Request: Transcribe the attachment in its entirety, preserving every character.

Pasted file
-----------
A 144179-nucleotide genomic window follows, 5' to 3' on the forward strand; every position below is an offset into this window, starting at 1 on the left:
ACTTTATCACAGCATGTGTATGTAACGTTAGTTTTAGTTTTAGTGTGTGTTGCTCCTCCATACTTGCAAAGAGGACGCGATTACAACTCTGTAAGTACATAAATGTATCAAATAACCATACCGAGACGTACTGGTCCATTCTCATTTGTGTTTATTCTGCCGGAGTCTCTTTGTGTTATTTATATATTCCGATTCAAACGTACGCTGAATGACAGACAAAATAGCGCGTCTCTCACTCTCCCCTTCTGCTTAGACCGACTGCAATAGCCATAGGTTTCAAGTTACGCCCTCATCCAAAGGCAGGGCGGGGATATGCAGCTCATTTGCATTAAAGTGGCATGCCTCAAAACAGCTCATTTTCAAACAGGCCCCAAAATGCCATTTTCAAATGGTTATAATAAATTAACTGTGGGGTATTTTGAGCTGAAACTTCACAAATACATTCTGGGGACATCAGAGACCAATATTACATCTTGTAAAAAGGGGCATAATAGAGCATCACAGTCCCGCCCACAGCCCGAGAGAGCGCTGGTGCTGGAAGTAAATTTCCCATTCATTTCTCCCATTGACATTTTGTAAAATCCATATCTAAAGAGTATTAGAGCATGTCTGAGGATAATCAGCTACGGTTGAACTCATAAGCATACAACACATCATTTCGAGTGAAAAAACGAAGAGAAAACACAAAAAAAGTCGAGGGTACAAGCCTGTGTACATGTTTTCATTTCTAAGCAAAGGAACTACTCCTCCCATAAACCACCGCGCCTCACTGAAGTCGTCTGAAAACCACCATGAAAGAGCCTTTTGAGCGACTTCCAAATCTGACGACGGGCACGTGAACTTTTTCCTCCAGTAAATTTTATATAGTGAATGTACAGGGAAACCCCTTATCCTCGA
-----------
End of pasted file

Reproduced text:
A 144179-nucleotide genomic window follows, 5' to 3' on the forward strand; every position below is an offset into this window, starting at 1 on the left:
ACTTTATCACAGCATGTGTATGTAACGTTAGTTTTAGTTTTAGTGTGTGTTGCTCCTCCATACTTGCAAAGAGGACGCGATTACAACTCTGTAAGTACATAAATGTATCAAATAACCATACCGAGACGTACTGGTCCATTCTCATTTGTGTTTATTCTGCCGGAGTCTCTTTGTGTTATTTATATATTCCGATTCAAACGTACGCTGAATGACAGACAAAATAGCGCGTCTCTCACTCTCCCCTTCTGCTTAGACCGACTGCAATAGCCATAGGTTTCAAGTTACGCCCTCATCCAAAGGCAGGGCGGGGATATGCAGCTCATTTGCATTAAAGTGGCATGCCTCAAAACAGCTCATTTTCAAACAGGCCCCAAAATGCCATTTTCAAATGGTTATAATAAATTAACTGTGGGGTATTTTGAGCTGAAACTTCACAAATACATTCTGGGGACATCAGAGACCAATATTACATCTTGTAAAAAGGGGCATAATAGAGCATCACAGTCCCGCCCACAGCCCGAGAGAGCGCTGGTGCTGGAAGTAAATTTCCCATTCATTTCTCCCATTGACATTTTGTAAAATCCATATCTAAAGAGTATTAGAGCATGTCTGAGGATAATCAGCTACGGTTGAACTCATAAGCATACAACACATCATTTCGAGTGAAAAAACGAAGAGAAAACACAAAAAAAGTCGAGGGTACAAGCCTGTGTACATGTTTTCATTTCTAAGCAAAGGAACTACTCCTCCCATAAACCACCGCGCCTCACTGAAGTCGTCTGAAAACCACCATGAAAGAGCCTTTTGAGCGACTTCCAAATCTGACGACGGGCACGTGAACTTTTTCCTCCAGTAAATTTTATATAGTGAATGTACAGGGAAACCCCTTATCCTCGA